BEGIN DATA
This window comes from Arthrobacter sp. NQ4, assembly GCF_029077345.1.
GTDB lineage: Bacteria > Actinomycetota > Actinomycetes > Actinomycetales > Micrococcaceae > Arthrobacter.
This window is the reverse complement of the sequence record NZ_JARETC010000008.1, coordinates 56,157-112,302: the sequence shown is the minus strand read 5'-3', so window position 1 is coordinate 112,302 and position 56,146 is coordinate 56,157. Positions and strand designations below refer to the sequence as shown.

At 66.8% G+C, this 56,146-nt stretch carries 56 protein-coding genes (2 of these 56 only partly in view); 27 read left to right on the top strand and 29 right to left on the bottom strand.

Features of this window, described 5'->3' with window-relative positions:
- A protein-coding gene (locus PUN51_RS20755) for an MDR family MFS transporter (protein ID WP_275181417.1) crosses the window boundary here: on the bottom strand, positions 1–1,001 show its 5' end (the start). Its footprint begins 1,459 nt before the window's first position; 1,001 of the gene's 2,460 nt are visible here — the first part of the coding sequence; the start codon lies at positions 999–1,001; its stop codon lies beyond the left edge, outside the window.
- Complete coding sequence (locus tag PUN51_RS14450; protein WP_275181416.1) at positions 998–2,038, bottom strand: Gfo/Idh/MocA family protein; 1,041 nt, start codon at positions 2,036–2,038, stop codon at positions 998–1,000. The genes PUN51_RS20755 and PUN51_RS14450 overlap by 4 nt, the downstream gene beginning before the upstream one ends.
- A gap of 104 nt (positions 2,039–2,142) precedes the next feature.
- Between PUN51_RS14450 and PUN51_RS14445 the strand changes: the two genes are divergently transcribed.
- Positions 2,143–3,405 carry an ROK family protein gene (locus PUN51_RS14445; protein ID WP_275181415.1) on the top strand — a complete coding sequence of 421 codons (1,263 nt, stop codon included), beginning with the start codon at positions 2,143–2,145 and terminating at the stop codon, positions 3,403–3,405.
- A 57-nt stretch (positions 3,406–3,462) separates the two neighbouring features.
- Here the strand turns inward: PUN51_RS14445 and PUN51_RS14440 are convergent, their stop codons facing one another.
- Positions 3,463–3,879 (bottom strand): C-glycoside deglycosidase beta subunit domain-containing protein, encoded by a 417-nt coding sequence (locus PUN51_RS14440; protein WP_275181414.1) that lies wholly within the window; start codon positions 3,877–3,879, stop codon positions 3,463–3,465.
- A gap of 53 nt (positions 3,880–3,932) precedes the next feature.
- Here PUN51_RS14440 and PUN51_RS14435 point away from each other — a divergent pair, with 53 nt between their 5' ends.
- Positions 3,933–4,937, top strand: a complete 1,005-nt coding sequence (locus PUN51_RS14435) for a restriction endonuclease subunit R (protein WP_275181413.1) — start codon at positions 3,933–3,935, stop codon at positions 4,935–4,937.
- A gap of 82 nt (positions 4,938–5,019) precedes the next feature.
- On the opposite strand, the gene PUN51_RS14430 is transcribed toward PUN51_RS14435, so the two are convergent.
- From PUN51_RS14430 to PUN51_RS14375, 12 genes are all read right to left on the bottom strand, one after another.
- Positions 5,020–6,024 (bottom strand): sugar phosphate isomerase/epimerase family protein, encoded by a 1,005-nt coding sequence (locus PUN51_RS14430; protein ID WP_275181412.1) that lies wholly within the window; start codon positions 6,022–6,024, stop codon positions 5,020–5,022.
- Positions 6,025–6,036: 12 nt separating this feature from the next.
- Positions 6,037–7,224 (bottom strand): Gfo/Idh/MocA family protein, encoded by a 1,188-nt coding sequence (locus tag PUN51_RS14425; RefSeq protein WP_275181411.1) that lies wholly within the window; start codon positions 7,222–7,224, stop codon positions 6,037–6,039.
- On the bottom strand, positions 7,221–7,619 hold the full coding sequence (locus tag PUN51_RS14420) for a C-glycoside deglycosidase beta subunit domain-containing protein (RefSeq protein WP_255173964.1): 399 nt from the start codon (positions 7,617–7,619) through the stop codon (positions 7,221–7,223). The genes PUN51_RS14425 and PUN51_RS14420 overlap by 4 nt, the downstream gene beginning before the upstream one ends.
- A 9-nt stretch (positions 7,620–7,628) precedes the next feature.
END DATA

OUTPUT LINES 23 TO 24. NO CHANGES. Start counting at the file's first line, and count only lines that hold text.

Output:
- On the bottom strand, positions 7,221–7,619 hold the full coding sequence (locus tag PUN51_RS14420) for a C-glycoside deglycosidase beta subunit domain-containing protein (RefSeq protein WP_255173964.1): 399 nt from the start codon (positions 7,617–7,619) through the stop codon (positions 7,221–7,223). The genes PUN51_RS14425 and PUN51_RS14420 overlap by 4 nt, the downstream gene beginning before the upstream one ends.
- A 9-nt stretch (positions 7,620–7,628) precedes the next feature.